Yueyang Yu

Student, Cornell University

Xianyang, Shaanxi, ChinaAge: 22

Tell us a bit about yourself!

I recently graduated from Beijing Foreign Studies University with a degree in Computer Science, and am currently a M.S. student at Cornell University’s Department of Natural Resources.

In 2015, at my undergraduate school in China, I co-founded and led my campus’ first environmental club, Sand County Academy. At first I faced a lack of interest in the environment among students studying foreign languages, but I met this challenge by integrating our club’s activities with everyday student activities in the dorms and cafeteria, and by helping students gain valuable communication skills through club projects. For example, we worked with the university cafeteria staff to encourage students to bring reusable bottles by giving them a discount on beverages, and engaged university students in games to learn about recycling. In the following years, I also co-founded and led the Union of Beijing Environmental Protection Campus Clubs and the Capacity Building Network (CaBuN!) for university environmental clubs. The activities I led include include club meetings, online lectures, workshops, online activities, mentorship and writing for campus environmental groups.

Now, my research focuses on the role of environmental education in campus environmental clubs, particularly in China. I have served as a course assistant for Cornell University’s environmental education massive open online course (MOOC), and also led a place-based program at home called “Legends of Sevenli,” addressing local history and “sense-of-place crisis.” I am also the leader of a volunteer team for the Nature of Cities (TNOC), helping Chinese readers understand selected TNOC essays.

What inspired you to become a champion for the environment and environmental education?

I first found it hard to feel connected with my school and classes in Beijing, but it was Sand County Academy and the network of campus environmental clubs across China that gave me an important sense of belonging and a strong sense of community. The experience was so important to my university education that I often joke that I double majored in Campus Environmental Groups.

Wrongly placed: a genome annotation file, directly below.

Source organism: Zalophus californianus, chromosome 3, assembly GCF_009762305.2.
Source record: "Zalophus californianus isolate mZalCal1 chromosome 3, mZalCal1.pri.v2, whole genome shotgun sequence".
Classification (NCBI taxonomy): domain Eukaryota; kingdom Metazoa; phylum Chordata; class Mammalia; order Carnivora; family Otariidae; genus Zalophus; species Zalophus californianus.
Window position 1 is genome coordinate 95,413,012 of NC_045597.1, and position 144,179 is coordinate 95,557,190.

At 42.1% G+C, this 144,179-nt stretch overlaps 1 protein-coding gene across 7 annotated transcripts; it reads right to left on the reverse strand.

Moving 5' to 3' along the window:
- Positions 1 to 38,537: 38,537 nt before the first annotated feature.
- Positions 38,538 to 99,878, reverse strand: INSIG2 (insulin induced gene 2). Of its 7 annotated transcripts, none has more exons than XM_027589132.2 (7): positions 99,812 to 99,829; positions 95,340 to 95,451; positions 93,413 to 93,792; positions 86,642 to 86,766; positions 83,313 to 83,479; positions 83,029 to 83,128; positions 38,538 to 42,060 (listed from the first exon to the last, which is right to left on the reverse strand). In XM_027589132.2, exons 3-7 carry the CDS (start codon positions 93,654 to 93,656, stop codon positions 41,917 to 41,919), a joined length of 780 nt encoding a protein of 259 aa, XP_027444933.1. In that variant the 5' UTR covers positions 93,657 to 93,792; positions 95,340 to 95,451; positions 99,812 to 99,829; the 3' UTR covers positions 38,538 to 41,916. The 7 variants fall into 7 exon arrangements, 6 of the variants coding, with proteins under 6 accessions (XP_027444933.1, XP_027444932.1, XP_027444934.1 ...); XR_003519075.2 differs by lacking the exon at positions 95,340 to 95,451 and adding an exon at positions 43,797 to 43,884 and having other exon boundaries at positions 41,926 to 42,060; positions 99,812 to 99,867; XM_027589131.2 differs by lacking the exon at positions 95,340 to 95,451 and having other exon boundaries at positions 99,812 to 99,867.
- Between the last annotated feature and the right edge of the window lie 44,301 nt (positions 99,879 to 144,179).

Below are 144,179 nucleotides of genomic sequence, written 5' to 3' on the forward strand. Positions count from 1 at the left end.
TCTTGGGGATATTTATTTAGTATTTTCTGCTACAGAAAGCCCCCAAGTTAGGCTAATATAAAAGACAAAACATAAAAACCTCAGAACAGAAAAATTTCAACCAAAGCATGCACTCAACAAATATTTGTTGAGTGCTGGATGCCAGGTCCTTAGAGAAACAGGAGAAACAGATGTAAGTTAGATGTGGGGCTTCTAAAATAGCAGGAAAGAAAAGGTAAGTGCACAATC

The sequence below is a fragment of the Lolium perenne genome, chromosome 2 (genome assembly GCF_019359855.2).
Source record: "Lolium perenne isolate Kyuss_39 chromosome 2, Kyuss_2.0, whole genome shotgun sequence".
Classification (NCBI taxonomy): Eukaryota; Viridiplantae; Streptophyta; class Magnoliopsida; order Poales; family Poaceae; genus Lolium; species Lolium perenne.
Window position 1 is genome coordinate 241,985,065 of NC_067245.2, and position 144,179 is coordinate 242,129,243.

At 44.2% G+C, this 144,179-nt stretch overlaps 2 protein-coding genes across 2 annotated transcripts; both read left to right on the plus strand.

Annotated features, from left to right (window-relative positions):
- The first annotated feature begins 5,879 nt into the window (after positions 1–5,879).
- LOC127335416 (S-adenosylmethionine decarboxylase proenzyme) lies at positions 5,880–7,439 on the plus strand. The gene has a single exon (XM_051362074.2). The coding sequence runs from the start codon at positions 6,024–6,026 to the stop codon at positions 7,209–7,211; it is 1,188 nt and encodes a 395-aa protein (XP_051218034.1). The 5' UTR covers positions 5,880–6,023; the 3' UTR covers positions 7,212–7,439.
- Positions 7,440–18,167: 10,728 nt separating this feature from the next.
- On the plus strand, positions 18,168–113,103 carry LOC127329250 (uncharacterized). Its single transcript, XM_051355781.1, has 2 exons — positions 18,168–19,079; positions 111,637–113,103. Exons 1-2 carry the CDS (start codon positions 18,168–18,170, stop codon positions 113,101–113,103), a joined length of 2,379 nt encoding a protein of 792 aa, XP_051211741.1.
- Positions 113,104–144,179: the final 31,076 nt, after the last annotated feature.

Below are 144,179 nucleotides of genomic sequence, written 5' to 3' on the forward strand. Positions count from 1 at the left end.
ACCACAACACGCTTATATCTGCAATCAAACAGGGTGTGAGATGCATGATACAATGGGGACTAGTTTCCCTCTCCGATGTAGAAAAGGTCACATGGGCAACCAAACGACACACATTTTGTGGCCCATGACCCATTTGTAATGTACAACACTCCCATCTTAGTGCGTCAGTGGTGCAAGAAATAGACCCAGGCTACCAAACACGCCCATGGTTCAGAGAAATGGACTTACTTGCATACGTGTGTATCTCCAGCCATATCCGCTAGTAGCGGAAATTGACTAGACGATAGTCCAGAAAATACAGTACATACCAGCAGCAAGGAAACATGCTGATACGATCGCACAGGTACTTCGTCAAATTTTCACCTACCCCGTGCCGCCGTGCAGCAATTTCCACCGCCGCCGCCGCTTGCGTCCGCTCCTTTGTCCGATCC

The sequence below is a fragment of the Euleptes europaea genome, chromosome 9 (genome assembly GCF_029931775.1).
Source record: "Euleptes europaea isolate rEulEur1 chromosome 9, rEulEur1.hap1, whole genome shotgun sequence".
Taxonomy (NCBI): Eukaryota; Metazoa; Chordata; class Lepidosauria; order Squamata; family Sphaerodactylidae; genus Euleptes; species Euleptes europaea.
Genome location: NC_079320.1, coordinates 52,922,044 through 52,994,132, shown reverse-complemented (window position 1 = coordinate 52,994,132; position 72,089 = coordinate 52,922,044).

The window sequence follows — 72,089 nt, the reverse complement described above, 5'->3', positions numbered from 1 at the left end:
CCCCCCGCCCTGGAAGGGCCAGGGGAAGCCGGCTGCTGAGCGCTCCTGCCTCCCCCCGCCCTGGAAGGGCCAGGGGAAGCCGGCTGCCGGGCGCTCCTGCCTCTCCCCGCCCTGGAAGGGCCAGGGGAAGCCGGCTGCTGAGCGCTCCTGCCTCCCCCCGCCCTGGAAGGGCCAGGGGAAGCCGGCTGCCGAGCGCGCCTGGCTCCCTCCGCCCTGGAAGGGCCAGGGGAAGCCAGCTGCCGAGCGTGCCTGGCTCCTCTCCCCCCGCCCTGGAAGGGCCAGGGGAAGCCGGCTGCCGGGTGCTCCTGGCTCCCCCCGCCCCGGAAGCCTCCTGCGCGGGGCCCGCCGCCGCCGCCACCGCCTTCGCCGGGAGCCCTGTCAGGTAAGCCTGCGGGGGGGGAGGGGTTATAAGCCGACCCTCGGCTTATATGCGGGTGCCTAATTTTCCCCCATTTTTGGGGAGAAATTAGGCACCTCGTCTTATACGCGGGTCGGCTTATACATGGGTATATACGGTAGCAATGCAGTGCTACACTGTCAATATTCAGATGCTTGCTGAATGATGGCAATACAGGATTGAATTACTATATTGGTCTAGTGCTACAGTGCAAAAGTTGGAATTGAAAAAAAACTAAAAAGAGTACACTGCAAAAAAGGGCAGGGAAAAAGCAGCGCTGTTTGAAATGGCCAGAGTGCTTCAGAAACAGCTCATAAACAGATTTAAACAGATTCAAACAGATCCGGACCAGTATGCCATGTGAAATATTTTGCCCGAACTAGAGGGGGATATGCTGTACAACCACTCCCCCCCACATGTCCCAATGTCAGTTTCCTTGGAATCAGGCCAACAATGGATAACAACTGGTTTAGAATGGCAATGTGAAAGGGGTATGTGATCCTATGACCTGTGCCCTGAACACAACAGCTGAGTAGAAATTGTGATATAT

Now my work with campus environmental clubs is rooted in my daily life, and I enjoy it like I would a hobby. My sense of responsibility has become stronger since the more I see and learn, the more I realize how necessary my work is and the importance of innovation. I would feel anxious if I stopped with nobody there to continue the effort, so I am trying my best to bring my ideas to life and make them known by more people.

I see real beauty in the principles of environmental education, and its broad realm really fascinates me. Freedom, hope and love are woven into the core of environmental education, and those are what I see as essential to life as well.

What advice would you give to the next generation of leaders that are looking to bring about positive change in their communities through EE?

Don't try to confine yourself to a certain role, a certain stand, or certain knowledge and skills. Keep learning, keep happy and follow your heart!

What pro-environmental behavior do you think would make a big impact if everyone in the world started doing it?

Refuse as much packaging as we can. Packaging is terrible, especially over-packaging, since much the material could have used to make other useful goods instead. In many situations, packaging unnecessary and can be easily avoided with our own bags, arms and hands. Packaging has become part of human culture, since it has also shaped so many aspects of our daily life. Today, it is time for this culture to be transformed.

If you could be any animal or plant, what would you be and why?

I would be a dog! I don’t like being locked indoors. I don’t like bullying and violence. I don’t like fake lawns, over-processed food, and chemical smells. I like cleaning plates and bowls. I like the smell of beloved people’s clothes. And I like shades dandelions, butterflies, and the shades of trees.

Dogs are not only the perfect companion to people whether indoors or outdoors, but also a natural environmental champion for green livable places in modern life. As people become more mindful of how their dogs take them to walk with their feet, see plants and animals with their eyes, and interact with nature with their original humanity, they are connected to nature.

Xianrong Yu